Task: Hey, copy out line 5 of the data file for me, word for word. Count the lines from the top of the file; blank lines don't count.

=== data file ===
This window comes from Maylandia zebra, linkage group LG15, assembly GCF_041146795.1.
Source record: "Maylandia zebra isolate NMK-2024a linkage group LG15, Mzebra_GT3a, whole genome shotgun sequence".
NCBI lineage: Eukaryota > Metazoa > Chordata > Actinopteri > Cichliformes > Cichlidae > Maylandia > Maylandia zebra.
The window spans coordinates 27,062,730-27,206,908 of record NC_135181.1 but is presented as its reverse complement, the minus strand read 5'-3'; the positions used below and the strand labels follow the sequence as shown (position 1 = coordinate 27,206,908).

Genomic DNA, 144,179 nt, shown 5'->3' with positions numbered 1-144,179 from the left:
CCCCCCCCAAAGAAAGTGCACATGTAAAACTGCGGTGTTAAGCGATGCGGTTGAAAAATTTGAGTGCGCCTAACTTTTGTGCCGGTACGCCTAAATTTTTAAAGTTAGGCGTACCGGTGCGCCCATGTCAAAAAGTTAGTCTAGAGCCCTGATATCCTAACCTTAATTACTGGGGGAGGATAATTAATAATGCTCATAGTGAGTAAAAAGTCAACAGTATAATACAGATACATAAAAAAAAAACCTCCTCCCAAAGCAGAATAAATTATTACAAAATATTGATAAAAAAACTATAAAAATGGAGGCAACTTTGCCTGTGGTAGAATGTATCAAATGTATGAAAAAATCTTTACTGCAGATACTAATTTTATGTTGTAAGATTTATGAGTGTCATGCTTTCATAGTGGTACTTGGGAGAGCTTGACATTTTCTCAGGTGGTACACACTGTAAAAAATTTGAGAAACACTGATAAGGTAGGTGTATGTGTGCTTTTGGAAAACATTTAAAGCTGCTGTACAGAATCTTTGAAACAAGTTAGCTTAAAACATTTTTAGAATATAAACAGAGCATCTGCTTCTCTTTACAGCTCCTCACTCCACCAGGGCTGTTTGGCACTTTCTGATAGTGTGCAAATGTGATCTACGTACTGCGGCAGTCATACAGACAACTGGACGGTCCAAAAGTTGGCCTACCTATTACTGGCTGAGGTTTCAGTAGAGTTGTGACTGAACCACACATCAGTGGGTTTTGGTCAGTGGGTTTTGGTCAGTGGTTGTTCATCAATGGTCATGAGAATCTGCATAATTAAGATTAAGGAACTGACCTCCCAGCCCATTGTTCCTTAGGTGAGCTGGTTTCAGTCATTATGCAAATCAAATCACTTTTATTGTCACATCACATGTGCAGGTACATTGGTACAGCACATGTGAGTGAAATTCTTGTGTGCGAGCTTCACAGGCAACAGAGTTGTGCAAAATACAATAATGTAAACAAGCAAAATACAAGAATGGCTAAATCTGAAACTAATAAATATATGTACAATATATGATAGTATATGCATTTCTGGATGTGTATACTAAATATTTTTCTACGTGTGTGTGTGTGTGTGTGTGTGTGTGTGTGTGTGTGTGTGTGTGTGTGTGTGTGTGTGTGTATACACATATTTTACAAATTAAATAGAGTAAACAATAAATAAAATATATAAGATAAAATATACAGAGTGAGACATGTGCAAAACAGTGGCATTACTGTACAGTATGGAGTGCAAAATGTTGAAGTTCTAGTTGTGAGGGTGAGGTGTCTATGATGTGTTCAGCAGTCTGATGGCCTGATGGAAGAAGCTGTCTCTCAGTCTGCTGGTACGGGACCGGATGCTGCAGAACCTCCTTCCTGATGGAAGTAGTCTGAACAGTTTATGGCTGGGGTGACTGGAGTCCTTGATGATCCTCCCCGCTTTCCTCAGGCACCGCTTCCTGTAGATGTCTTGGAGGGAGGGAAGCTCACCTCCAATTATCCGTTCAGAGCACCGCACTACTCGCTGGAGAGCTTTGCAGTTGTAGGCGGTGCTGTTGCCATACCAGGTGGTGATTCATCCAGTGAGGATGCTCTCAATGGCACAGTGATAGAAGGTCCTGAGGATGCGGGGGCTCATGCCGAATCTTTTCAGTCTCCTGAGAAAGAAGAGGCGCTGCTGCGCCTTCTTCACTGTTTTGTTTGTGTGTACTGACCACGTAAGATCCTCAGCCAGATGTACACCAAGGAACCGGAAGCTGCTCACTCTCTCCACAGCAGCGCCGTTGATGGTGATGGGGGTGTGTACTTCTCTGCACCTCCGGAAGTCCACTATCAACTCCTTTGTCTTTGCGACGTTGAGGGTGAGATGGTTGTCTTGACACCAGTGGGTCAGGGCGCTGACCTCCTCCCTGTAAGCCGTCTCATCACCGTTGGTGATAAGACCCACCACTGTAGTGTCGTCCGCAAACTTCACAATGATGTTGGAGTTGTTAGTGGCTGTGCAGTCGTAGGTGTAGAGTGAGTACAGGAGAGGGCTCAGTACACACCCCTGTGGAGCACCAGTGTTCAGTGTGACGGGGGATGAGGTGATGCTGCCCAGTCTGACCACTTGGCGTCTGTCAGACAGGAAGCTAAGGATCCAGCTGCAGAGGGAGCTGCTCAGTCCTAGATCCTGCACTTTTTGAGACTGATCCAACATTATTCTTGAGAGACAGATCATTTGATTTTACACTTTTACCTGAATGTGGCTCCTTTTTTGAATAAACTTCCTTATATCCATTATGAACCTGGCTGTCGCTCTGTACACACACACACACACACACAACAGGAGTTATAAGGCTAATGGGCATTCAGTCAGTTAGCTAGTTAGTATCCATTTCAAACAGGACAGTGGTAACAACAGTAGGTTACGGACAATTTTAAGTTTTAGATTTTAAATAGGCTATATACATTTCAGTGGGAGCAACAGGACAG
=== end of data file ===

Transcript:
Genomic DNA, 144,179 nt, shown 5'->3' with positions numbered 1-144,179 from the left: